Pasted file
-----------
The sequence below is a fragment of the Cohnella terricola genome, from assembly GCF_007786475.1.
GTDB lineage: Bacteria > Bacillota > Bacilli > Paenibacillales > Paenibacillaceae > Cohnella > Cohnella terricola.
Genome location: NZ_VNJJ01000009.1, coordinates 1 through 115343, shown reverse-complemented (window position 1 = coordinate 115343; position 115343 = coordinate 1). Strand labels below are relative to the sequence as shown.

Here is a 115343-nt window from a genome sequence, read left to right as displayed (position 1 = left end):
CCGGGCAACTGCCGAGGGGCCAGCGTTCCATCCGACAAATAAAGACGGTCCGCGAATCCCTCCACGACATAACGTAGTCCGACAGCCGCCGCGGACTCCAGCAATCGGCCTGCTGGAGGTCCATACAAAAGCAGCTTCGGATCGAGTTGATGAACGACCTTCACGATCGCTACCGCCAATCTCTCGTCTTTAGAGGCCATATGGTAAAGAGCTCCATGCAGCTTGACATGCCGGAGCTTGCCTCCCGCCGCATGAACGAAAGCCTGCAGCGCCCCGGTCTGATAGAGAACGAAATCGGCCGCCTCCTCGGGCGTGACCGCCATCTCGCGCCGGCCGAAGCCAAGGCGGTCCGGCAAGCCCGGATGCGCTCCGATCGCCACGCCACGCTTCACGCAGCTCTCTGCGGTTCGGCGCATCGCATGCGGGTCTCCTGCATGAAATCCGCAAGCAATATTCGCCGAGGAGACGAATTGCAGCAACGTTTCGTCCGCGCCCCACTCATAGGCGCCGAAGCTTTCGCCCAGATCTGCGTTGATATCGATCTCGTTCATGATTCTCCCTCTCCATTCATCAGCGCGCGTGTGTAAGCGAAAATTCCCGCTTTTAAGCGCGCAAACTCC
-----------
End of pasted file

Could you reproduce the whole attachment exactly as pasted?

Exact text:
The sequence below is a fragment of the Cohnella terricola genome, from assembly GCF_007786475.1.
GTDB lineage: Bacteria > Bacillota > Bacilli > Paenibacillales > Paenibacillaceae > Cohnella > Cohnella terricola.
Genome location: NZ_VNJJ01000009.1, coordinates 1 through 115343, shown reverse-complemented (window position 1 = coordinate 115343; position 115343 = coordinate 1). Strand labels below are relative to the sequence as shown.

Here is a 115343-nt window from a genome sequence, read left to right as displayed (position 1 = left end):
CCGGGCAACTGCCGAGGGGCCAGCGTTCCATCCGACAAATAAAGACGGTCCGCGAATCCCTCCACGACATAACGTAGTCCGACAGCCGCCGCGGACTCCAGCAATCGGCCTGCTGGAGGTCCATACAAAAGCAGCTTCGGATCGAGTTGATGAACGACCTTCACGATCGCTACCGCCAATCTCTCGTCTTTAGAGGCCATATGGTAAAGAGCTCCATGCAGCTTGACATGCCGGAGCTTGCCTCCCGCCGCATGAACGAAAGCCTGCAGCGCCCCGGTCTGATAGAGAACGAAATCGGCCGCCTCCTCGGGCGTGACCGCCATCTCGCGCCGGCCGAAGCCAAGGCGGTCCGGCAAGCCCGGATGCGCTCCGATCGCCACGCCACGCTTCACGCAGCTCTCTGCGGTTCGGCGCATCGCATGCGGGTCTCCTGCATGAAATCCGCAAGCAATATTCGCCGAGGAGACGAATTGCAGCAACGTTTCGTCCGCGCCCCACTCATAGGCGCCGAAGCTTTCGCCCAGATCTGCGTTGATATCGATCTCGTTCATGATTCTCCCTCTCCATTCATCAGCGCGCGTGTGTAAGCGAAAATTCCCGCTTTTAAGCGCGCAAACTCC